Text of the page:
Suffern Syborgs set sights on world championship

Students at work in Room 147

Students at work in Room 147

Room 147 at Suffern High School is humming as the Suffern Syborgs tweak, test and retool in preparation for the FIRST Tech Challenge 2012 World Championship in St. Louis, Missouri April 24-29. FIRST Tech Challenge is a robotics competition for high school students. Teams of up to 10 students design, build and program their robots to compete in alliances against other teams.

The Syborgs earned the opportunity to compete in the global competition by winning a series of regional qualifying tournaments, including the Hudson Valley Championship.

In the many hours spent brainstorming, designing and building, students hone their science, technology, engineering and math skills while learning to work collaboratively toward shared goals.

“Gracious professionalism is a guiding principle of FIRST robotics competitions,”explained Suffern High School math/engineering teacher and Syborgs advisor George Mugno. “The team you compete against this round may end up being your ally in the next round.”

A common affinity for math and engineering binds the Syborgs, most of whom became involved on the recommendation of a friend. Participation is open to all and new members are welcome.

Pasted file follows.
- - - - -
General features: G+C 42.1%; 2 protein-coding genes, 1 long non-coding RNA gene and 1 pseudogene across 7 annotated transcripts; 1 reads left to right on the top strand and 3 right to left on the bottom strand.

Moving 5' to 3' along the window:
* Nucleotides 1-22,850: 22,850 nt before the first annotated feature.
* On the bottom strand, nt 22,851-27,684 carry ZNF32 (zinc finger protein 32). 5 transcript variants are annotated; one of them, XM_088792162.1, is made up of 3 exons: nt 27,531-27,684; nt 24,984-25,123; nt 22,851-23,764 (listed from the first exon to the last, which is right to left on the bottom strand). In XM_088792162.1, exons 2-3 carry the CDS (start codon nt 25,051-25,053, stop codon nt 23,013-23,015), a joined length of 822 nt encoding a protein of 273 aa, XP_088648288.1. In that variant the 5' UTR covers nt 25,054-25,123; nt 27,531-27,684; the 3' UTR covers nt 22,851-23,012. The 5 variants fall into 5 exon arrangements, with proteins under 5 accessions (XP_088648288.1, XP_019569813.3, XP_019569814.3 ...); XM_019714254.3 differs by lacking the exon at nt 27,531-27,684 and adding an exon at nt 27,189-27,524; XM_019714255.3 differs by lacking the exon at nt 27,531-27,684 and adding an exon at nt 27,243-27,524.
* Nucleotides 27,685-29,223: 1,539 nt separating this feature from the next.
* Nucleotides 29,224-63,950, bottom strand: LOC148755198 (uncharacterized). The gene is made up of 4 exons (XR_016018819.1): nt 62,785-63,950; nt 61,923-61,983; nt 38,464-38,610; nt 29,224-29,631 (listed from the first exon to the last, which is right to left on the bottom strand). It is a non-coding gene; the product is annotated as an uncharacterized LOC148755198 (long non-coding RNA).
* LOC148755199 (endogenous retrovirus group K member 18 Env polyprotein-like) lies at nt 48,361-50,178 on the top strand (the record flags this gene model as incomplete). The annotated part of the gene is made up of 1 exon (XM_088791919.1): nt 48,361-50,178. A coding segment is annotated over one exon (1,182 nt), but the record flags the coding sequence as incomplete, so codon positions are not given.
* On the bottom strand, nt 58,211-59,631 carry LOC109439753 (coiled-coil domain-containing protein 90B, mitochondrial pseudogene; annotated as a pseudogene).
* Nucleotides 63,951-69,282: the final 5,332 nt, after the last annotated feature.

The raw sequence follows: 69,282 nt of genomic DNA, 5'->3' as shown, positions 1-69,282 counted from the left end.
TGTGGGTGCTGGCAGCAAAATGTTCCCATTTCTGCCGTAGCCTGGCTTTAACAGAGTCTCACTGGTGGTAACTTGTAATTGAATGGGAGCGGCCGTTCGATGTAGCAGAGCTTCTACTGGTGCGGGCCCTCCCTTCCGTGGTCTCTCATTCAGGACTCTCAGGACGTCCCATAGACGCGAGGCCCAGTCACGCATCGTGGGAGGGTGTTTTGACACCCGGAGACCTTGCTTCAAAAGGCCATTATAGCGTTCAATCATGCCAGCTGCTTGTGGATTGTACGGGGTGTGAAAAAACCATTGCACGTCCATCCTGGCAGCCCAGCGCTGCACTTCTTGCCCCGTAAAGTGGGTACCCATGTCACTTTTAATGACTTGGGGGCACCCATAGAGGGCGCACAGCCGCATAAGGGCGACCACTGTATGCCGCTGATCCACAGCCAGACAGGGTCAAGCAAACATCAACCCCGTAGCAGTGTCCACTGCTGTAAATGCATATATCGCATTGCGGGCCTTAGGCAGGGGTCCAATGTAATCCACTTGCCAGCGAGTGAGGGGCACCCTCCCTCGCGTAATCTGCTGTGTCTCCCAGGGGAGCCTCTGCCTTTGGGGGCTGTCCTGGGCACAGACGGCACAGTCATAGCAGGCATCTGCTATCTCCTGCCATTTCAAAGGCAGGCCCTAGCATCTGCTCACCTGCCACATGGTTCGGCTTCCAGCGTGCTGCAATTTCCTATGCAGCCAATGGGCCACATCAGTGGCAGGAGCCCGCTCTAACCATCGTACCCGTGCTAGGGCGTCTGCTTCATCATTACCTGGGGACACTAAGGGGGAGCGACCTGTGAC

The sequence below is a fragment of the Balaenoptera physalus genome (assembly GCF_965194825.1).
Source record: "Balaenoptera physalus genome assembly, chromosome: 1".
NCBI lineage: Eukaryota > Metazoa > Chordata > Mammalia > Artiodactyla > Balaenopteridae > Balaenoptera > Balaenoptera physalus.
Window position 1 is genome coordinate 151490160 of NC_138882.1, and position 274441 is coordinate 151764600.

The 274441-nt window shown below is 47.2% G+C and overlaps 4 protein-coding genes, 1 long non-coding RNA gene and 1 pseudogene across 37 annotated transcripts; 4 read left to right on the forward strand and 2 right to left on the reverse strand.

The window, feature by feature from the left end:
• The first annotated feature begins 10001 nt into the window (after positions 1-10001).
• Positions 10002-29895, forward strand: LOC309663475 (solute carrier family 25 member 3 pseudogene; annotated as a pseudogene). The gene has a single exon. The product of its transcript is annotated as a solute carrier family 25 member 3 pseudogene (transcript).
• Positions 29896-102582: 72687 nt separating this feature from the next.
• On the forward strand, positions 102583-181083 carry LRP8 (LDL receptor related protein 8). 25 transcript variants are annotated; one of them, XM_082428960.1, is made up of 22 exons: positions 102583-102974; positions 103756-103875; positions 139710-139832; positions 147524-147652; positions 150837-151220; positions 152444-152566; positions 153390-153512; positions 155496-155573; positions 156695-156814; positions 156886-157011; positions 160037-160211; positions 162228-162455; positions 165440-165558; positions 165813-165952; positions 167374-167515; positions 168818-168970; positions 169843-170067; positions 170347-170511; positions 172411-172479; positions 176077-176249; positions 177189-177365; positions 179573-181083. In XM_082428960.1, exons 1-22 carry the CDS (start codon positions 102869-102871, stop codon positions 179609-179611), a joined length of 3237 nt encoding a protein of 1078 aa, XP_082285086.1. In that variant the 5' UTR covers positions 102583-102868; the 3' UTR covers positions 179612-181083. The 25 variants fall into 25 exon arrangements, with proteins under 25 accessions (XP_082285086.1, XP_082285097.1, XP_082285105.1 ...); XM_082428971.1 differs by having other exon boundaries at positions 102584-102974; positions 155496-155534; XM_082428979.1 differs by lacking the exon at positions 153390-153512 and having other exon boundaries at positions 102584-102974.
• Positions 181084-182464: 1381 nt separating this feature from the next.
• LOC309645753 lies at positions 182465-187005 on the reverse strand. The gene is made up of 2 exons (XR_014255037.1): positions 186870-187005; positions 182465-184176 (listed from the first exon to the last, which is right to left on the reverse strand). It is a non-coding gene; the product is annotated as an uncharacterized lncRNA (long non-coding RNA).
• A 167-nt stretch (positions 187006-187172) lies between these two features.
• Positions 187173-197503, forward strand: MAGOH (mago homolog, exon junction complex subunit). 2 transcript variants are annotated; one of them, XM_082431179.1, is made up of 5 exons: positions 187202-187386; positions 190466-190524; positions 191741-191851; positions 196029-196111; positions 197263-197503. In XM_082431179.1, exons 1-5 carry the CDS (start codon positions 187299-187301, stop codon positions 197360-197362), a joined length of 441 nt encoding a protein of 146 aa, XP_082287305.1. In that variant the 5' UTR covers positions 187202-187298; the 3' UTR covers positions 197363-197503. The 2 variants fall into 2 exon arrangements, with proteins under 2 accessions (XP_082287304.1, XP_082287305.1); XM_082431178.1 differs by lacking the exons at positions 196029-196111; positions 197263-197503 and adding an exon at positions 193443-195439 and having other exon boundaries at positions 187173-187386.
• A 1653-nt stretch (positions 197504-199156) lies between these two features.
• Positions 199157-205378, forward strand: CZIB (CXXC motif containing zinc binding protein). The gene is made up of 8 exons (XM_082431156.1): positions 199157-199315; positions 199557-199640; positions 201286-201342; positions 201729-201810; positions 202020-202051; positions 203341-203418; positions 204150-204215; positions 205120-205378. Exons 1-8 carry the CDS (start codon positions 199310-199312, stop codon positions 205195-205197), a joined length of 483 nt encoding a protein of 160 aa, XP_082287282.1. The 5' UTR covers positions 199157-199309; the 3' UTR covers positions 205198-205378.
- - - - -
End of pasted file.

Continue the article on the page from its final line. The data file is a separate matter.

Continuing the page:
“In middle school, I thought that I wanted to become an architect,” noted James, an SHS freshman. “But [since taking a high school engineering course and joining the Syborgs] I’ve realized that I’m actually more interested in engineering.”

“I’ve been part of the team since freshman year,” said SHS junior Noman. “A friend of mine suggested that I check it out.”

In an adjacent room, three team members are testing their robot in a simulated game environment. Each timed match features a driver-controlled period and autonomous period during which the robot must complete tasks independently. Each team must work with its alliance partner to score the most points by completing various tasks, such as moving bowling balls to different areas on the playing field and placing racquet balls in stackable crates.

“We’re using omni-wheels which enable the robot to move in infinite directions and in infinite proportion to the joystick—it allows us to be more precise in terms of both movement and speed,” explained Zachary, an SHS sophomore and the team’s head programmer. “No one else has this drive system.”

Taylor, an SHS senior and captain of the Syborgs/FIRST Team 3951, values the experience she’s gained over the past three years.

“As a senior, the scholarships that are available to members of FIRST robotics teams are really important to me. I applied to the Florida Institute of Technology where members of FIRST teams get a $10,000 scholarship. There are also similar scholarships at many other universities such as BU, Bucknell, Columbia and MIT,” she said. “This experience has taught me how diverse and rich the engineering field is and has got me really excited to learn more about it in college.”

The Syborgs are hopeful that they have what it takes to win and the team’s booster club is working hard to raise funds to defray the cost of the trip, estimated at $11,000.